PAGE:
It was “more of the same” for the monthly indicators of design activity in January, with the Architectural Billings Index falling almost three points from 45.4 in December to 42.5 in December.
Kermit Baker, chief economist for the American Institute of Architects (AIA), told ZweigWhite he looks at the January figures as “a modestly negative signal,” saying the 42.5 number is similar to the levels of last summer. Any score above 50 indicates growth in design activity.
“It’s certainly a setback,” he said. “There’s no sign of moving toward a recovery.”
But, with his eyes on mid-2010 for several months now, Baker still thinks his target of the second half of the year for a recovery across the industry is reasonable.
“It continues to be a slow, troubled recovery, so we’re taking this month to month,” he said. "If the number is still in the low 40s in April and May, I might retrench a little bit on the idea of mid-year being the focus for the recovery.
“For better or worse, it does turn pretty quickly. There’s enough good news coming out of the broader economy now that we should start seeing better numbers,” Baker said.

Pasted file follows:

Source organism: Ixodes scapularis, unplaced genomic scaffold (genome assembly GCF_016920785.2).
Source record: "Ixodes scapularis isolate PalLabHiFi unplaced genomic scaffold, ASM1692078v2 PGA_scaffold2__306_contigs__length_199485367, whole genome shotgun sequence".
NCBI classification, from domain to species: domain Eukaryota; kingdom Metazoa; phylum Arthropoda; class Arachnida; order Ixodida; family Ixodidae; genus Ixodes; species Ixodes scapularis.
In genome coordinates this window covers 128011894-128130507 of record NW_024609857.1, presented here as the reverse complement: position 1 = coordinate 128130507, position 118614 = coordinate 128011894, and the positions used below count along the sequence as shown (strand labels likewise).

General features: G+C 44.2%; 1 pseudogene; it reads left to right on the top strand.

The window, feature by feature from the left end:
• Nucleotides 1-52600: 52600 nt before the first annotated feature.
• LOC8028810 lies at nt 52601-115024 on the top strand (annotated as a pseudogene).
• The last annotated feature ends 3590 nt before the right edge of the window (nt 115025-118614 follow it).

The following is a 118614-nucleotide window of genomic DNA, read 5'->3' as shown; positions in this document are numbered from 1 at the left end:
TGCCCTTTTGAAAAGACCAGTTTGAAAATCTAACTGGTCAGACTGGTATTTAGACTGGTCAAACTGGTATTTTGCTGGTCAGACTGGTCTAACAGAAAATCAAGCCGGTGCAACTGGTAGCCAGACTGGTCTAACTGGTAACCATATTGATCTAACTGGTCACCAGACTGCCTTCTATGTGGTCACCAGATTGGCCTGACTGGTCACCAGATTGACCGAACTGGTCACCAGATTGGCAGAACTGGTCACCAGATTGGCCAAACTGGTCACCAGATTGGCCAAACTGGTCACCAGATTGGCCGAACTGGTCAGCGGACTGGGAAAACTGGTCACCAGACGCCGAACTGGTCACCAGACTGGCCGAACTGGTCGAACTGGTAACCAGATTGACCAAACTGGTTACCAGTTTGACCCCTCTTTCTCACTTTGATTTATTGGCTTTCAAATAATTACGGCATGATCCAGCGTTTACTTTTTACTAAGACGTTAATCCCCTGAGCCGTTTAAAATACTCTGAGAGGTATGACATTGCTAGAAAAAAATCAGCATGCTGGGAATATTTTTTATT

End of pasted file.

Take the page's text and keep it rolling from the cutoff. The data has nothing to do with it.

He pointed to an increase in retail sales and overall manufacturing as good signs for the ABI, especially when added to the uptick in gross domestic product in the fourth quarter of 2009 and leveling in the unemployment rate.
New project inquiries were at 52.5 for January, but Baker doesn’t see that number meaning much when the plus-50 scores haven’t translated into new work in the last several months. The AIA may adjust the factors that are included in that calculation by the end of the year, he said.
The Midwest ABI was 48.0 for January, with the Northeast (45.7), South (41.3), and West (40.5) rounding out the scores. All stayed at about the same level as December, with the Midwest representing “a pretty healthy number,” Baker said.
Residential led the sector breakdown at 50.1, followed by commercial/industrial (44.9), institutional (43.1), and mixed (40.3). Institutional work tailed off recently after a few solid months, Baker says, largely due to a lack of state and local government funding.